Şanlıurfa, İstanbul, and the homogenization of Turkey

The catalyst for this SE Turkey driving tour was that my parents were coming to Turkey to join an Iran tour in Istanbul.  So after three days in Şanlıurfa, we were off for a few days in Istanbul.  My Dad also invited Megan and me on the Iran tour, something the three of us had been looking forward to for over a year.  My Mom, however, viewed Iran with a little more trepidation than we did, probably thinking something like, “why does Dennis take me to Pakistan and Jordan when other people go to Grand Cayman or Paris?”  But wait, I’m getting ahead of myself.  I am anxious to write about our incredible experiences in Iran, but first Şanlıurfa (aka Urfa) and İstanbul.

In Urfa a not very old Syriac Church (constructed in 1861) was turned into a cultural center (Vali Kemalettin Gazezoğlu Kültür Merkezi). The Grand Mosque of Urfa (Ulu Camii) uses a Christian church’s bell tower as its minaret.  Urfa’s Armenian Church of the 12 Apostles was turned into Fırfırlı Mosque in 1956, and the nearby Saint John Armenian Cathedral is now the Selahaddin Eyyubi Mosque.  In Istanbul the Fethiye Müzesi preserves the mosaics of an old church, later used as a mosque, and of course the story is the same for the more famous Aya Soyfa.  Now, of course, everything is Turkish, and it’s strange to think that both these cities — Şanlıurfa and İstanbul — were more cosmopolitan 150 years ago than they are now.  Globalization and relatively cheap travel made many of the world’s large cities more cosmopolitan during the 20th century, but in Turkey, historically a major crossroads, the opposite happened in the last century.

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When the Syriacs, Armenians, Greeks, and others were forced to leave (or worse), apparently they took their cuisine with them since it’s now only Turkish food in Turkey.  Not that Turkish food is bad.  Urfa is famous for its lahmacun and etli çiğ köfte.  One evening exploring Urfa’s narrow alleys with my Mom we happened upon a small bakery where we were quickly invited inside to watch the half a dozen employees madly making lahmacun.  One man rolled out the dough into a circle, something between a tortilla and pizza crust.  Another smeared on a thin layer spicy minced meat.  Another slid all these into the large tandoori oven with a long paddle.  Someone else removed them and quickly bagged them for the waiting customers.  We were given two hot lahmacun straight out of the oven which we ate right there in the bakery. Tasty.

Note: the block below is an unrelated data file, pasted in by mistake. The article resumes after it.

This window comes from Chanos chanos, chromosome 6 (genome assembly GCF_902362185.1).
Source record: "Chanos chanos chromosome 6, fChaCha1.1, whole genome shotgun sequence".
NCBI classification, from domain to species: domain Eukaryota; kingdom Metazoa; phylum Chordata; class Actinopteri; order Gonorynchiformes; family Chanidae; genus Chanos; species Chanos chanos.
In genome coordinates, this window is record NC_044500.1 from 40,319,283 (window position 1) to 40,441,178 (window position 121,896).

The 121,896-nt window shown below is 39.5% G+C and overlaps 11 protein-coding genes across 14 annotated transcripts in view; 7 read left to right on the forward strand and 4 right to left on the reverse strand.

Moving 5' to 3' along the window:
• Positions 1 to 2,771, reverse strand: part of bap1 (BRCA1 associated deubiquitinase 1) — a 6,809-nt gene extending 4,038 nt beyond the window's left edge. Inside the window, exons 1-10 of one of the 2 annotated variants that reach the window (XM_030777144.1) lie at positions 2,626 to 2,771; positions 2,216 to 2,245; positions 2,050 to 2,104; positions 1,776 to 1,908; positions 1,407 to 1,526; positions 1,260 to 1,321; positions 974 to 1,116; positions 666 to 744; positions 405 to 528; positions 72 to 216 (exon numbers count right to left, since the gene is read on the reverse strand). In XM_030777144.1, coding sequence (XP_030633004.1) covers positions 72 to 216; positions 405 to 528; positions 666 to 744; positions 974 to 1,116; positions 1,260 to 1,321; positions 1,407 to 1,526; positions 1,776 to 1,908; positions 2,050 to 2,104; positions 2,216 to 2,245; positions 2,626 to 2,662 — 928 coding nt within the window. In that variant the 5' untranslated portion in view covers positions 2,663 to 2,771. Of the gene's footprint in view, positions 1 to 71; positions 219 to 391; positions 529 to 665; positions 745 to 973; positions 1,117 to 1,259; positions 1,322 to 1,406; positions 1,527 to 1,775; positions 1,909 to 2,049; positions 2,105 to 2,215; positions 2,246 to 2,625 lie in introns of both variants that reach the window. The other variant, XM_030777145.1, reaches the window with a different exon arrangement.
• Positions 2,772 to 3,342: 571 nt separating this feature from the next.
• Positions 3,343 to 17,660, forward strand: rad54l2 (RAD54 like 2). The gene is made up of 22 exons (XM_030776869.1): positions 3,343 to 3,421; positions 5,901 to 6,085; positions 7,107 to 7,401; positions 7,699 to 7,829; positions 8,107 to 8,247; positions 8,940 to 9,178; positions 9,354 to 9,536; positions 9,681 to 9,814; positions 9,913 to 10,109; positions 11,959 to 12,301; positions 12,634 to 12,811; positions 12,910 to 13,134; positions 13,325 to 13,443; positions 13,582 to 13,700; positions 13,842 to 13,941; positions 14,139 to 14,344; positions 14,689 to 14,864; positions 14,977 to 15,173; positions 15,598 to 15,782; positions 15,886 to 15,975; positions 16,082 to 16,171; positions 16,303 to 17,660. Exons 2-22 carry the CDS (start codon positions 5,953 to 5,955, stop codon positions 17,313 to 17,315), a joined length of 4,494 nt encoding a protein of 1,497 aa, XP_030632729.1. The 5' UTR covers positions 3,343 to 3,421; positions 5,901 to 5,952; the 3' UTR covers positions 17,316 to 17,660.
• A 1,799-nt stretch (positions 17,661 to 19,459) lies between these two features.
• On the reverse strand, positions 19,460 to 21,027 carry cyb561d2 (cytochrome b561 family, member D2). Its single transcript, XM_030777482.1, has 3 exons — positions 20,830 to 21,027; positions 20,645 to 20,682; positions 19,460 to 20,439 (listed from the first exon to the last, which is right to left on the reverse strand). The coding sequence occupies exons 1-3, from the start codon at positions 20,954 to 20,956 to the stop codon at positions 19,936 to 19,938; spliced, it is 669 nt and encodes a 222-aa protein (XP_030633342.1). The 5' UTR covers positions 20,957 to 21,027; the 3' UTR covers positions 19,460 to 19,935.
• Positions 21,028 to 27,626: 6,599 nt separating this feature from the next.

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Throughout Turkey you find çiğ köfte, which is uncooked (çiğ) spiced bulgur patties served with lettuce and nar ekşisi (pomegranate syrup/vinegar — better than it sounds, often used as a salad dressing in Turkey).  The dish is originally from Urfa and originally made with raw beef instead of bulgur.  All five of us tried the Urfa original one evening at our hotel, but none of us cared for it much.  Perhaps it needs to be eaten with music and alcohol at one of Urfa’s famous sıra gecesi.

Sıra Gecesi setup by bryandkeith on flickr